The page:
A laser welding method is here preferably recommended, which minimises the arising thermal warping which may arise and thus ensures the greatest possible dimensional stability, in conjunction with smooth relative rotatability of the valve arrangement 139 relative to the housing 120.
 It is likewise conceivable, although not preferred due to the greater assembly effort, to construct all the valves with coupling recesses 166 and to introduce separately constructed connecting blocks in the form of the coupling projections 164 into the coupling recesses 166 of adjacent valves. Although in this solution too all the valves are then substantially geometrically identical, the assembly effort resulting from introduction of the coupling blocks is undesirably high.
 The coupling projections 164 are preferably of prismatic structure, such that, when combined with the corresponding coupling recesses 166, they can transmit torque at the sides of their circumferential surface. In the example illustrated, the coupling projections 164 are designed as cuboids. However, it is likewise conceivable to design the coupling projections 164, as a triangular prism, a penta-gonal prism or an irregular prism.
 It is likewise sufficient to form the recesses 166 in such a way that portions of the inner circumferential surface of a recess 166 come to bear against portions of the circumferential surface of the coupling projections 164 and at this bearing point a torque about the valve axis K is transmittable between two valves coupled in this way.
 However, to achieve an as exact as possible geometry of the assembled valve arrangement 139, it is preferable for valve projections 164 and valve recesses 166 substantially to complete one another when assembled, i.e. to be of mutually complementary construction, wherein this is not intended to mean that the coupling recess 166 is completely filled by the coupling projection 164 when being in a state combined with a coupling projection 164. Conventionally, already for manufacturing reasons, the coupling recess 166 is formed axially longer than the coupling projection 164. However, it is advantageous for coupling projection 164 and coupling recess 166 to have at least one axial portion in which virtually the entire circumference of a coupling projection 164 rests against the circumference of the coupling recess 166.
 In this way, the valves may be manufactured individually and assembled with little effort into a valve arrangement 139 of any desired length.
 The valve assembly 139, which in FIGS. 1 and 2 comprises four valves and one actuating element 162, may in alternative embodiments, as shown in FIG. 3, comprise just two valves 137 and 136 and one actuating element 162 or may comprise just three, five, six or more valves, in each case with or without an actuating element 162.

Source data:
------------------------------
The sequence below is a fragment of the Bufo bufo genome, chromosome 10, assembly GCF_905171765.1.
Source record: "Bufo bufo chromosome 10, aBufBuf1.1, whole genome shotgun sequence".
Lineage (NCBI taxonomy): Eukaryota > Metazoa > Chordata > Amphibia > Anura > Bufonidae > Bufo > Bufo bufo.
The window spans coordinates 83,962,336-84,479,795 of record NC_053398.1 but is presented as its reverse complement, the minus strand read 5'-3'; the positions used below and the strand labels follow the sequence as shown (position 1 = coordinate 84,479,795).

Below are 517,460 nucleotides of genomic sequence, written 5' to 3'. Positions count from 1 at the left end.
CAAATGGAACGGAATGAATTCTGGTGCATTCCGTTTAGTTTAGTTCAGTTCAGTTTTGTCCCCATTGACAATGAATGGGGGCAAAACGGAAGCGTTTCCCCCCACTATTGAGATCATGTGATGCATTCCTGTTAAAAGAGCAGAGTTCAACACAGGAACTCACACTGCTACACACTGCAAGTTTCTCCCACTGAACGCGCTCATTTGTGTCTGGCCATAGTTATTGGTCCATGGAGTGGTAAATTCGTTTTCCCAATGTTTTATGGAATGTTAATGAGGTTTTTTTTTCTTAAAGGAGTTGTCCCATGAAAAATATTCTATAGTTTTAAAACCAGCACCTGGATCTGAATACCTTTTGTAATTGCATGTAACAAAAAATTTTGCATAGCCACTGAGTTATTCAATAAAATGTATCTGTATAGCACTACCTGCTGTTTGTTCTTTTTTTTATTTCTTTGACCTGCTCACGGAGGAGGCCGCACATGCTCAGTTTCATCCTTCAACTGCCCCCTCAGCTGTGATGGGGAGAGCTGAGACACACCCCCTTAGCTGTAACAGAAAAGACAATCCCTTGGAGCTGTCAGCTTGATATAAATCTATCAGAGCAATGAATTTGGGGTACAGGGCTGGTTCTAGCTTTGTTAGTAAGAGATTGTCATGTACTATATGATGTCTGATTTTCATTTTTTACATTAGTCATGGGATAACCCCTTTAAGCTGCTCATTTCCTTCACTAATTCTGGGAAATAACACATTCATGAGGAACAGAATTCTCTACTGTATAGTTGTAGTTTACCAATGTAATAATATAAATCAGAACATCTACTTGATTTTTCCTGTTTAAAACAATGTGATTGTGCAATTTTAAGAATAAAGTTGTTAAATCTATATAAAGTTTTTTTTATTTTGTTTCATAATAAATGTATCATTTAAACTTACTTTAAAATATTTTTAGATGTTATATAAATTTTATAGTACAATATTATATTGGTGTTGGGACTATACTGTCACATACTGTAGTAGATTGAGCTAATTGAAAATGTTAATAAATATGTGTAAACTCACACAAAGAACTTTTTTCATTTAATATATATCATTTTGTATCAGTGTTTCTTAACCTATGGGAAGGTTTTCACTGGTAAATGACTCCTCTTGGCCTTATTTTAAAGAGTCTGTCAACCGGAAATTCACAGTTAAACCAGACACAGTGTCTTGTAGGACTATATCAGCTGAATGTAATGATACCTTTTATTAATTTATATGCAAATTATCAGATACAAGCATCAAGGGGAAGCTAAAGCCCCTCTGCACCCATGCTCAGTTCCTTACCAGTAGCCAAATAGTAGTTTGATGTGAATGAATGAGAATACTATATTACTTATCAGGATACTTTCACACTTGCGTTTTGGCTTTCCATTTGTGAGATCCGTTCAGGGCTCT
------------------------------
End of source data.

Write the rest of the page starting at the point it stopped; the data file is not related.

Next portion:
As is likewise shown in the Figures, the actuating element also has a corresponding interlocking geometry, in this case a coupling recess 166.
 As shown in FIGS. 2 and 3, each valve shaft portion may be surrounded by an supplementary housing element 121 or 123.
 The supplementary housing elements 121 or 123 may be substantially identical and differ merely in terms of their direction of curvature. For example, the supplementary housing elements 121 and 123 may be mirror-symmetrical relative to a mirror plane of symmetry orthogonal to the duct axis K.
 When each valve has its associated supplementary elements 121 and 123, the valves needed to form a valve arrangement 139 may be combined together in torque-transmitting manner by way of the above-described interlocking geometries and preferably fixed together non-detachably. The same applies to an actuating element 162, which may be connectable to the end of the valve arrangement 139 in torque-transmitting manner. Then the valve arrangement 139 formed in this way may be inserted into the basic housing element 125, which is shown in FIG. 1, wherein the respective supplementary housing elements 121 and 123 then complete the basic housing element 125 to form a housing with complete flow duct portions.
 Between the supplementary housing elements 121 or 123 and the valve shaft portions 137b, 136b, 134b, 132b passing through them, a bearing bush 152 may be provided to improve the relative mobility of valve and housing.
 In the present case the valves, for example the valve 137, may be moulded, for example by injection moulding, in a common mould in a common moulding step with the supplementary housing elements 121 and 123. To this end, a set of bearing bushes 152, which after demoulding separate the supplementary housing elements 121 and 123 geometrically from the valve shaft portions 137b etc., was preferably inserted into the mould at corresponding locations in the mould prior to the moulding step and encapsulated with moulding material, in particular encapsulated by injection moulding.
 The supplementary elements thus abut against an outer surface 152a of the bearing bush 152, while the valve shaft portions 137b abut against an inner surface 152b (see FIG. 3) of the bearing bushes 152.
Patent applications by ROECHLING AUTOMOTIVE AG & CO. KG
Patent applications in class Having plural throttle valve structure
Patent applications in all subclasses Having plural throttle valve structure